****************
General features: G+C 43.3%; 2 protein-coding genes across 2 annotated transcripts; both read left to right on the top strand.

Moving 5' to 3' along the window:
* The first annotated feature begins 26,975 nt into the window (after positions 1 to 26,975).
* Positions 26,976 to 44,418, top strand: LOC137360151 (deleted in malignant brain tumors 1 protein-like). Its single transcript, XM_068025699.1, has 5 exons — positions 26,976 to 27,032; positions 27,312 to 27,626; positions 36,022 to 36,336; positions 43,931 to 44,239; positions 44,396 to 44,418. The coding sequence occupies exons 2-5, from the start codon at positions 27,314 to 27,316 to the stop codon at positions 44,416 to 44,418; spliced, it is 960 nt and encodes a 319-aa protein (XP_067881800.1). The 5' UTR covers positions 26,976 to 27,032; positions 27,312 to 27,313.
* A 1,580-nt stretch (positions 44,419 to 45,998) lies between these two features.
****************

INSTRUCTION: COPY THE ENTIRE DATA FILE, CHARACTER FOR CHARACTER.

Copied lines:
General features: G+C 43.3%; 2 protein-coding genes across 2 annotated transcripts; both read left to right on the top strand.

Moving 5' to 3' along the window:
* The first annotated feature begins 26,975 nt into the window (after positions 1 to 26,975).
* Positions 26,976 to 44,418, top strand: LOC137360151 (deleted in malignant brain tumors 1 protein-like). Its single transcript, XM_068025699.1, has 5 exons — positions 26,976 to 27,032; positions 27,312 to 27,626; positions 36,022 to 36,336; positions 43,931 to 44,239; positions 44,396 to 44,418. The coding sequence occupies exons 2-5, from the start codon at positions 27,314 to 27,316 to the stop codon at positions 44,416 to 44,418; spliced, it is 960 nt and encodes a 319-aa protein (XP_067881800.1). The 5' UTR covers positions 26,976 to 27,032; positions 27,312 to 27,313.
* A 1,580-nt stretch (positions 44,419 to 45,998) lies between these two features.